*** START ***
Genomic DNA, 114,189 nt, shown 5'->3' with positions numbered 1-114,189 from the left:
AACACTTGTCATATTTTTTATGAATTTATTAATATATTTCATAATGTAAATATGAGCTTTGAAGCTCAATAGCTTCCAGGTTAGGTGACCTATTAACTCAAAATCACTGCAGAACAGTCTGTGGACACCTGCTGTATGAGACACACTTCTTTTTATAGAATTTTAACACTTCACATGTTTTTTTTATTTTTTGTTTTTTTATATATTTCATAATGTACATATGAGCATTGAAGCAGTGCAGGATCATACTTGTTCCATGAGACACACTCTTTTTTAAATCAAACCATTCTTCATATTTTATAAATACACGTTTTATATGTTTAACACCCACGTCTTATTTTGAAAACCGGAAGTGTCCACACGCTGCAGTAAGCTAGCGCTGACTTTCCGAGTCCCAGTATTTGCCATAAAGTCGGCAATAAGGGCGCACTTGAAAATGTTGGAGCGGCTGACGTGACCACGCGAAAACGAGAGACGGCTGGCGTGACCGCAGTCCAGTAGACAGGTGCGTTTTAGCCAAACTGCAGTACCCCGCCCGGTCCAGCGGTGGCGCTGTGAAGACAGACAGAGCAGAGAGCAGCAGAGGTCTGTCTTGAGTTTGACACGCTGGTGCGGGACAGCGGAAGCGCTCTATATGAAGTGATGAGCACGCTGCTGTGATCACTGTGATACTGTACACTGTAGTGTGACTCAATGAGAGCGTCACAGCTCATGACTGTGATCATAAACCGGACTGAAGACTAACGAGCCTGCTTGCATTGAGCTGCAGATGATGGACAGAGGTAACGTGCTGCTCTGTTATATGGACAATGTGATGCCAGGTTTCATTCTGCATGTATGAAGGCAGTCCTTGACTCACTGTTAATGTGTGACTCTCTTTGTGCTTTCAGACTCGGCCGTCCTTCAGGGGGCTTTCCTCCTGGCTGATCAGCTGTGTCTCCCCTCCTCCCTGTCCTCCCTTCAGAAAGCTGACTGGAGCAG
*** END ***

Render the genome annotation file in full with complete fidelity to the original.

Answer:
Genomic DNA, 114,189 nt, shown 5'->3' with positions numbered 1-114,189 from the left:
AACACTTGTCATATTTTTTATGAATTTATTAATATATTTCATAATGTAAATATGAGCTTTGAAGCTCAATAGCTTCCAGGTTAGGTGACCTATTAACTCAAAATCACTGCAGAACAGTCTGTGGACACCTGCTGTATGAGACACACTTCTTTTTATAGAATTTTAACACTTCACATGTTTTTTTTATTTTTTGTTTTTTTATATATTTCATAATGTACATATGAGCATTGAAGCAGTGCAGGATCATACTTGTTCCATGAGACACACTCTTTTTTAAATCAAACCATTCTTCATATTTTATAAATACACGTTTTATATGTTTAACACCCACGTCTTATTTTGAAAACCGGAAGTGTCCACACGCTGCAGTAAGCTAGCGCTGACTTTCCGAGTCCCAGTATTTGCCATAAAGTCGGCAATAAGGGCGCACTTGAAAATGTTGGAGCGGCTGACGTGACCACGCGAAAACGAGAGACGGCTGGCGTGACCGCAGTCCAGTAGACAGGTGCGTTTTAGCCAAACTGCAGTACCCCGCCCGGTCCAGCGGTGGCGCTGTGAAGACAGACAGAGCAGAGAGCAGCAGAGGTCTGTCTTGAGTTTGACACGCTGGTGCGGGACAGCGGAAGCGCTCTATATGAAGTGATGAGCACGCTGCTGTGATCACTGTGATACTGTACACTGTAGTGTGACTCAATGAGAGCGTCACAGCTCATGACTGTGATCATAAACCGGACTGAAGACTAACGAGCCTGCTTGCATTGAGCTGCAGATGATGGACAGAGGTAACGTGCTGCTCTGTTATATGGACAATGTGATGCCAGGTTTCATTCTGCATGTATGAAGGCAGTCCTTGACTCACTGTTAATGTGTGACTCTCTTTGTGCTTTCAGACTCGGCCGTCCTTCAGGGGGCTTTCCTCCTGGCTGATCAGCTGTGTCTCCCCTCCTCCCTGTCCTCCCTTCAGAAAGCTGACTGGAGCAG